ArtAspen: In art fairs, size matters (but bigger doesn’t mean better) |

ArtAspen: In art fairs, size matters (but bigger doesn’t mean better)

Stewart Oksenhorn
The Aspen Times
Aspen, CO Colorado
Contributed photoThe second annual ArtAspen opens Saturday at the Aspen Ice Garden and continues through Monday.

ASPEN – Among the issues a visual artist needs to consider is scale – the size of a piece, how it fits into its surroundings, its physical presence and mass.

For the producer of an art fair, scale might be the paramount issue.

“The fairs, the big fairs with hundreds of galleries represented, are imploding under their own weight. The viewer can’t get their minds around it all. It’s overwhelming,” Rick Friedman, who has been in the business of producing art fairs in the U.S. for the past four years, said. Regarding Art Basel Miami Beach, the monster fair whose main event, in the Miami Convention Center, has spawned 20-some additional satellite fairs, Friedman said, “It’s become like a spectacle. It can be a 45-minute drive from one event to the next. It’s too much.”

In the four fairs that he stages – including ArtAspen, the second edition of which runs Saturday through Monday – Friedman has tried to temper that instinct to grow to massive proportions. He recognizes that scale is what has caused an explosion in the number of art fairs: “People feel they can go to one place and see so much art, rather than to a gallery or museum and see one perspective on art,” he said. But a balance needs to be struck so that a fair remains manageable.

Friedman, whose past business endeavors have ranged from creating the ’80s TV show “Dance Fever” to owning a womens volleyball team to putting on digital media trade shows, started his Hamptons Expo Group with ArtHamptons, which houses 80 galleries and draws nearly 10,000 viewers. His Houston Art Fair and San Francisco Fine Art Fair are roughly of a similar size, which he says is just manageable. “Over 75, 80 galleries, it starts to get a little funky,” he said, noting such problems as galleries overlapping in what they exhibit, a loosening of aesthetic standards, and for viewers, having simply too much art to absorb. “It’s hard to see everything and remember what you’ve seen.”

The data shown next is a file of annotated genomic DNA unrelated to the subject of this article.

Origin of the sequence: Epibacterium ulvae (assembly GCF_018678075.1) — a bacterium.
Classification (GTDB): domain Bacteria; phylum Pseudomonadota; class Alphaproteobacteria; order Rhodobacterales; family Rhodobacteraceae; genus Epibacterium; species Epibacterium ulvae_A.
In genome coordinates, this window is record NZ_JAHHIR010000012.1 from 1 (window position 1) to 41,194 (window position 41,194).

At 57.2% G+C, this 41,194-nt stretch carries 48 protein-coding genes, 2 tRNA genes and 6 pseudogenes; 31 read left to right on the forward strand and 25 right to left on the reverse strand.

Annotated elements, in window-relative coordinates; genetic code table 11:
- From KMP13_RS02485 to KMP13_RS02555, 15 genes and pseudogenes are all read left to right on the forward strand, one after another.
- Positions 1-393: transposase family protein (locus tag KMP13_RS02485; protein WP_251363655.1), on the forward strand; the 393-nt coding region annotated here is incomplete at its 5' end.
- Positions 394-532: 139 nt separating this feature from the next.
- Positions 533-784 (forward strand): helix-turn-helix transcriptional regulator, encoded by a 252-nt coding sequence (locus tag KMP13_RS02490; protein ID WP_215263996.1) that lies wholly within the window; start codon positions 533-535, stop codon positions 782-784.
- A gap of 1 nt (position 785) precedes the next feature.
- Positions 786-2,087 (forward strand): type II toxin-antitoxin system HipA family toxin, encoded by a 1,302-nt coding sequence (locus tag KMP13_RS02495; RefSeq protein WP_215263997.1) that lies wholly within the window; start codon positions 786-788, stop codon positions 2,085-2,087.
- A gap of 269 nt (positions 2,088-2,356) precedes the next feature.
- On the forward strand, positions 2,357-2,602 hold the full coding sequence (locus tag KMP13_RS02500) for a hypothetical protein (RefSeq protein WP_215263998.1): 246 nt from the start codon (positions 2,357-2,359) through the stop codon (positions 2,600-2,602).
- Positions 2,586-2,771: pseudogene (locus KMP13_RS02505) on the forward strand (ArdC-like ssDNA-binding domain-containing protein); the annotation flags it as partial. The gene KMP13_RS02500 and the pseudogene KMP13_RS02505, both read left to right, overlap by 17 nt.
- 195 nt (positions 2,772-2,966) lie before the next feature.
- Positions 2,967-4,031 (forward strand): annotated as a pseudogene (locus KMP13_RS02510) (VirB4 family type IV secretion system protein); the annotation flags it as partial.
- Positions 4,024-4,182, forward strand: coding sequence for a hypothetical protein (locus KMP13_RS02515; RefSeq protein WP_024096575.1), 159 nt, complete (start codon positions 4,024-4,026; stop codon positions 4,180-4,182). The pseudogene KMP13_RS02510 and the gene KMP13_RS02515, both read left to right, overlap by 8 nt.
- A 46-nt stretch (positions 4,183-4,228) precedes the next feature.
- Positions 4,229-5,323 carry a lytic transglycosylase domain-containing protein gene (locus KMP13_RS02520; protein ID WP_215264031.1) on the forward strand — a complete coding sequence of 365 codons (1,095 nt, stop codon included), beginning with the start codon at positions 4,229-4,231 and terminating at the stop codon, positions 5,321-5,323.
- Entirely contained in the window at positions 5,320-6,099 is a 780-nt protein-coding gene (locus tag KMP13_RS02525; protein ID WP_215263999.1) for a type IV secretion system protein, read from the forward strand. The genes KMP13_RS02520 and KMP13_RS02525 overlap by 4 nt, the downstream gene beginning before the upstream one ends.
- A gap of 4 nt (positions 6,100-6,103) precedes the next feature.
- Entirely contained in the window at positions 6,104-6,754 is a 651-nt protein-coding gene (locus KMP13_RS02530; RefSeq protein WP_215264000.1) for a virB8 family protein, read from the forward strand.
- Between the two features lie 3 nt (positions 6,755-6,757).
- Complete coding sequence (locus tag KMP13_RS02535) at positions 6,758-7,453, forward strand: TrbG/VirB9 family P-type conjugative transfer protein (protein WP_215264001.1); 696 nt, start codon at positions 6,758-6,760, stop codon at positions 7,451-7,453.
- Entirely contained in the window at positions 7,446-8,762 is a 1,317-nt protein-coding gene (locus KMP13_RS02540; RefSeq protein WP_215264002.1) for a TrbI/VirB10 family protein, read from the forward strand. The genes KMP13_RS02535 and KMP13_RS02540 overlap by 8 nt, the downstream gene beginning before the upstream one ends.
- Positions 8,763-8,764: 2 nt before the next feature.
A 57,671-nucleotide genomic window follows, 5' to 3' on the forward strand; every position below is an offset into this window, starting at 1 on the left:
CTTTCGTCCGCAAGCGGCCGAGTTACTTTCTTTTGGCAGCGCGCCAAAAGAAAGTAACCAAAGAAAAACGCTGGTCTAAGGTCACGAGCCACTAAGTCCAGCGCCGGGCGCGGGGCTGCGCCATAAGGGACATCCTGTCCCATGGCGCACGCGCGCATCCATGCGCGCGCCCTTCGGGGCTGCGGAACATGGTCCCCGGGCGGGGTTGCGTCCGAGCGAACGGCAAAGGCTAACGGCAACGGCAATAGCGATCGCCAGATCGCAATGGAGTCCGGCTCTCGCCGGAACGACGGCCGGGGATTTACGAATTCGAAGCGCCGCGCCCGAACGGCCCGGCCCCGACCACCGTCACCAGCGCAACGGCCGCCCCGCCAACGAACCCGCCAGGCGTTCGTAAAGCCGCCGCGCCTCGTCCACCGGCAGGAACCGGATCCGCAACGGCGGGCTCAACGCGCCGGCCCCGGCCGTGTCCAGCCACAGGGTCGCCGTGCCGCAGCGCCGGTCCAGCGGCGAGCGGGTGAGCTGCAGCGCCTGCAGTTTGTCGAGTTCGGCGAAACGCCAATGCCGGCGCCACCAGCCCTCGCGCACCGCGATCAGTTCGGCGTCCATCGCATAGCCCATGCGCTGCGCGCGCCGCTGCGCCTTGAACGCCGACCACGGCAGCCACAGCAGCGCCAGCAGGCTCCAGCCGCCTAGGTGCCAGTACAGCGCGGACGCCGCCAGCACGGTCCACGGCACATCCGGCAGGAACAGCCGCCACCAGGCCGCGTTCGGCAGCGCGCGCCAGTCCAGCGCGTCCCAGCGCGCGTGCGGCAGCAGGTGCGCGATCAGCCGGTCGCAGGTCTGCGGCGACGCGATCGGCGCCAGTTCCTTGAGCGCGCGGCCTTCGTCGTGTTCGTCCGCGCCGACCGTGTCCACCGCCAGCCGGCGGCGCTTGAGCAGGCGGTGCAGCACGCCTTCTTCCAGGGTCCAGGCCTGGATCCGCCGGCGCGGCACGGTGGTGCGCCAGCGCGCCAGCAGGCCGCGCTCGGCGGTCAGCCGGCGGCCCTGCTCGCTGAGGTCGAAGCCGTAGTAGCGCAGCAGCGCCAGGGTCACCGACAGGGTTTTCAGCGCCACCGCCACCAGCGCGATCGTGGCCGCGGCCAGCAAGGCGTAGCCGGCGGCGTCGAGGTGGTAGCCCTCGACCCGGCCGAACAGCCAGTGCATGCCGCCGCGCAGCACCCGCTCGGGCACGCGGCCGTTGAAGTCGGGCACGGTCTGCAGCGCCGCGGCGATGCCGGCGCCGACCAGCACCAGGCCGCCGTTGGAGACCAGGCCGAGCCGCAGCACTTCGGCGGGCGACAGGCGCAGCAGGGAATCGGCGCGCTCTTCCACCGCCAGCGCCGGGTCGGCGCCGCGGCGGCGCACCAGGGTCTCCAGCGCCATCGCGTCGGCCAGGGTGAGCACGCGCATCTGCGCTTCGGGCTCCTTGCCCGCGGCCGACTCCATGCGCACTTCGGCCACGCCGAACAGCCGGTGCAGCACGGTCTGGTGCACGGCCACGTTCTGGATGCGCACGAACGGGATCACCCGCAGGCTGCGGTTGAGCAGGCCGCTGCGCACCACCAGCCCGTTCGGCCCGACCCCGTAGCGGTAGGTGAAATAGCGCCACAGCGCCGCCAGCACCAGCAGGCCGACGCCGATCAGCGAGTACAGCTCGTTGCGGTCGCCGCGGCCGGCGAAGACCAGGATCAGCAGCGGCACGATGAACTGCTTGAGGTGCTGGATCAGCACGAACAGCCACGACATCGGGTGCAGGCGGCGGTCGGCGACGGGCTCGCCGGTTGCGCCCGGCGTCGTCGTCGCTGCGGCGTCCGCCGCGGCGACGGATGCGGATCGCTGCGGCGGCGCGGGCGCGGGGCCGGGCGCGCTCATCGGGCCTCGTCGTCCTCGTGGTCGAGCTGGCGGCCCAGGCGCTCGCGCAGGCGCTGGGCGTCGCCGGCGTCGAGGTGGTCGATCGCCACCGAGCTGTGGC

For those who believe that less is more, ArtAspen might be ideal. With 30 galleries this year, and the event confined to the Aspen Ice Garden, it can be navigated in a matter of an hour or so – unlike Art Basel Miami, whose four days doesn’t give enough time for the multiple locations, the accompanying parties and travel time. ArtAspen, which features some 2,000 works and a total valuation of around $100 million, opens with a preview party this morning at 10 a.m., with proceeds benefiting the Aspen Art Museum. Regular viewing hours are today from noon-9 p.m.; Sunday from 11 a.m.-8 p.m.; and Monday from 11 a.m.-5 p.m.

Friedman said the relatively small scale of ArtAspen allows for an elevated art experience. Some 30 percent of the galleries who applied for a spot were not accepted; the galleries that made the cut were based on prestige and the quality of the work they sell. Among the artists having their work exhibited are Donald Sultan, Robert Motherwell, Milton Avery, local resident James Surls, and Andy Warhol, whose painting, “Dollar Sign,” has caught the attention of Friedman, a collector of 1950s and ’60s art. Friedman thinks the fair is especially rich in photography, with the Peter Fetterman Gallery, from Santa Monica; the Scott Nichols Gallery, from San Francisco; and Philip Lexïng Projects, from New York and Miami, in attendance, and photographers Ansel Adams, Irving Penn, Laila Essaydi and Henri Cartier-Bresson represented.

“I think this will be a rewarding artistic experience – even for the most experienced, savvy collector,” Friedman said. “It really is a museum show. And it’s a small space. You can’t get lost.”

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